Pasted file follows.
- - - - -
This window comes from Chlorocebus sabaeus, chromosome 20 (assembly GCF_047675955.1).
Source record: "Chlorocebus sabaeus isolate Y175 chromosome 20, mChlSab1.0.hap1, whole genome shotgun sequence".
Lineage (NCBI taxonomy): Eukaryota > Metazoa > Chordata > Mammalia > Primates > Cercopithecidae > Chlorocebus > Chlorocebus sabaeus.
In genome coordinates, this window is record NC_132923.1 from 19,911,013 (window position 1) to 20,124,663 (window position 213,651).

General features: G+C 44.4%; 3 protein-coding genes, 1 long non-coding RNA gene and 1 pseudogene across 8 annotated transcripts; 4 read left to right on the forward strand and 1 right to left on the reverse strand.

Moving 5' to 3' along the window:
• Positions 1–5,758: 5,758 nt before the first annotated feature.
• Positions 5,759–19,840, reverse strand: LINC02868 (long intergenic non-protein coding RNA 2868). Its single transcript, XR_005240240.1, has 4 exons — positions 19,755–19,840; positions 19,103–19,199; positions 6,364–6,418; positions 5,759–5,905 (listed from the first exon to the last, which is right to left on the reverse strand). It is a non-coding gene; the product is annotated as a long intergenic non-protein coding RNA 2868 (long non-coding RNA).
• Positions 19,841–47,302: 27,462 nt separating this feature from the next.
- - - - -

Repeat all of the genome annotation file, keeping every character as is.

This window comes from Chlorocebus sabaeus, chromosome 20 (assembly GCF_047675955.1).
Source record: "Chlorocebus sabaeus isolate Y175 chromosome 20, mChlSab1.0.hap1, whole genome shotgun sequence".
Lineage (NCBI taxonomy): Eukaryota > Metazoa > Chordata > Mammalia > Primates > Cercopithecidae > Chlorocebus > Chlorocebus sabaeus.
In genome coordinates, this window is record NC_132923.1 from 19,911,013 (window position 1) to 20,124,663 (window position 213,651).

General features: G+C 44.4%; 3 protein-coding genes, 1 long non-coding RNA gene and 1 pseudogene across 8 annotated transcripts; 4 read left to right on the forward strand and 1 right to left on the reverse strand.

Moving 5' to 3' along the window:
• Positions 1–5,758: 5,758 nt before the first annotated feature.
• Positions 5,759–19,840, reverse strand: LINC02868 (long intergenic non-protein coding RNA 2868). Its single transcript, XR_005240240.1, has 4 exons — positions 19,755–19,840; positions 19,103–19,199; positions 6,364–6,418; positions 5,759–5,905 (listed from the first exon to the last, which is right to left on the reverse strand). It is a non-coding gene; the product is annotated as a long intergenic non-protein coding RNA 2868 (long non-coding RNA).
• Positions 19,841–47,302: 27,462 nt separating this feature from the next.